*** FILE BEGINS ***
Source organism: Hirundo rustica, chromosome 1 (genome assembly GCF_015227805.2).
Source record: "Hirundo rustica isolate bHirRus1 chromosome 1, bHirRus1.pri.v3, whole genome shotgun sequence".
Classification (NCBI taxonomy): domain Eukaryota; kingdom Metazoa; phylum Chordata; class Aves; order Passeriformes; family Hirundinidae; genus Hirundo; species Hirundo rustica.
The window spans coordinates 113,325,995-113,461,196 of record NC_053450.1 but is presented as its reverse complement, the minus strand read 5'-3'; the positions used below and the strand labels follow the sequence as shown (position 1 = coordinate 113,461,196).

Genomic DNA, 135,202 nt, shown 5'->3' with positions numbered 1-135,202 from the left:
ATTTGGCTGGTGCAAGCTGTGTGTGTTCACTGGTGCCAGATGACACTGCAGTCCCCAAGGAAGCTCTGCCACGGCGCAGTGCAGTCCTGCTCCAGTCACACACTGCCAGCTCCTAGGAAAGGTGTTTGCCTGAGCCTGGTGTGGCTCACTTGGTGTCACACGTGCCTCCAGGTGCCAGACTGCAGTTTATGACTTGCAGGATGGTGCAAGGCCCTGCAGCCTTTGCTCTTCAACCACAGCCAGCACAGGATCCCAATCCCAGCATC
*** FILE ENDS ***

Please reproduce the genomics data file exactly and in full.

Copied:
Source organism: Hirundo rustica, chromosome 1 (genome assembly GCF_015227805.2).
Source record: "Hirundo rustica isolate bHirRus1 chromosome 1, bHirRus1.pri.v3, whole genome shotgun sequence".
Classification (NCBI taxonomy): domain Eukaryota; kingdom Metazoa; phylum Chordata; class Aves; order Passeriformes; family Hirundinidae; genus Hirundo; species Hirundo rustica.
The window spans coordinates 113,325,995-113,461,196 of record NC_053450.1 but is presented as its reverse complement, the minus strand read 5'-3'; the positions used below and the strand labels follow the sequence as shown (position 1 = coordinate 113,461,196).

Genomic DNA, 135,202 nt, shown 5'->3' with positions numbered 1-135,202 from the left:
ATTTGGCTGGTGCAAGCTGTGTGTGTTCACTGGTGCCAGATGACACTGCAGTCCCCAAGGAAGCTCTGCCACGGCGCAGTGCAGTCCTGCTCCAGTCACACACTGCCAGCTCCTAGGAAAGGTGTTTGCCTGAGCCTGGTGTGGCTCACTTGGTGTCACACGTGCCTCCAGGTGCCAGACTGCAGTTTATGACTTGCAGGATGGTGCAAGGCCCTGCAGCCTTTGCTCTTCAACCACAGCCAGCACAGGATCCCAATCCCAGCATC